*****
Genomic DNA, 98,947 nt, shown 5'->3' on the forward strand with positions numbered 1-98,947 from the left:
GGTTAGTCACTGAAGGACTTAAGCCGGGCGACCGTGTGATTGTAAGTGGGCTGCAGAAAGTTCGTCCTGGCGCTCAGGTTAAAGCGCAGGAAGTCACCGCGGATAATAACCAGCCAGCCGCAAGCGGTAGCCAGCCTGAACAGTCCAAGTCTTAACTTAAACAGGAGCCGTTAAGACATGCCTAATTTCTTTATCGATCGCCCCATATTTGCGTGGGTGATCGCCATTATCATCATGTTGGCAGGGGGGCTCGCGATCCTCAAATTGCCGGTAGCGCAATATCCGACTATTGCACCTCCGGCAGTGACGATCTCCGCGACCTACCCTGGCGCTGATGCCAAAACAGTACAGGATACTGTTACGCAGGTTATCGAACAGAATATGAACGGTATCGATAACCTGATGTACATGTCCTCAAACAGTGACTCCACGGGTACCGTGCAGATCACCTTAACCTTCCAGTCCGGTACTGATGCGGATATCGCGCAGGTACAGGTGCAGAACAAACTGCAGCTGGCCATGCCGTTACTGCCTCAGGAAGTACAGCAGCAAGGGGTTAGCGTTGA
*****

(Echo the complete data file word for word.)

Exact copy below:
Genomic DNA, 98,947 nt, shown 5'->3' on the forward strand with positions numbered 1-98,947 from the left:
GGTTAGTCACTGAAGGACTTAAGCCGGGCGACCGTGTGATTGTAAGTGGGCTGCAGAAAGTTCGTCCTGGCGCTCAGGTTAAAGCGCAGGAAGTCACCGCGGATAATAACCAGCCAGCCGCAAGCGGTAGCCAGCCTGAACAGTCCAAGTCTTAACTTAAACAGGAGCCGTTAAGACATGCCTAATTTCTTTATCGATCGCCCCATATTTGCGTGGGTGATCGCCATTATCATCATGTTGGCAGGGGGGCTCGCGATCCTCAAATTGCCGGTAGCGCAATATCCGACTATTGCACCTCCGGCAGTGACGATCTCCGCGACCTACCCTGGCGCTGATGCCAAAACAGTACAGGATACTGTTACGCAGGTTATCGAACAGAATATGAACGGTATCGATAACCTGATGTACATGTCCTCAAACAGTGACTCCACGGGTACCGTGCAGATCACCTTAACCTTCCAGTCCGGTACTGATGCGGATATCGCGCAGGTACAGGTGCAGAACAAACTGCAGCTGGCCATGCCGTTACTGCCTCAGGAAGTACAGCAGCAAGGGGTTAGCGTTGA